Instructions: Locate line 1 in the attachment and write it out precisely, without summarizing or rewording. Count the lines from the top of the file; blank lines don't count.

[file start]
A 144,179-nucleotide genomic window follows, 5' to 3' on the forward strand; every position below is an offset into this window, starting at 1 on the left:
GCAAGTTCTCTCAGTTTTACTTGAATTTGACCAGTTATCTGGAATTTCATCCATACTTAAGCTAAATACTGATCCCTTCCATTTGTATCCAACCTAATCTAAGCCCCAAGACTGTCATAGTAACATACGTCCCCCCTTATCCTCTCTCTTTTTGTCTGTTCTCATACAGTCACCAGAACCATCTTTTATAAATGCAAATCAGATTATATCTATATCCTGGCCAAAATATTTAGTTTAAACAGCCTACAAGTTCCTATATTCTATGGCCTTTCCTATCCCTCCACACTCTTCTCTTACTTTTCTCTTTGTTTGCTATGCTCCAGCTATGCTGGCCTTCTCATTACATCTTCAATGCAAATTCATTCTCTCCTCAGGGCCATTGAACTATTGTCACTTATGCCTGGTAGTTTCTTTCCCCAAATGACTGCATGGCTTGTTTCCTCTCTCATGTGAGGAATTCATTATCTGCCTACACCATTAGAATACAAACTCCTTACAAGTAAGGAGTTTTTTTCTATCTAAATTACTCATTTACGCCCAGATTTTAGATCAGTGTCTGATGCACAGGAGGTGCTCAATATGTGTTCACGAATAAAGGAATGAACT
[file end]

A 144,179-nucleotide genomic window follows, 5' to 3' on the forward strand; every position below is an offset into this window, starting at 1 on the left: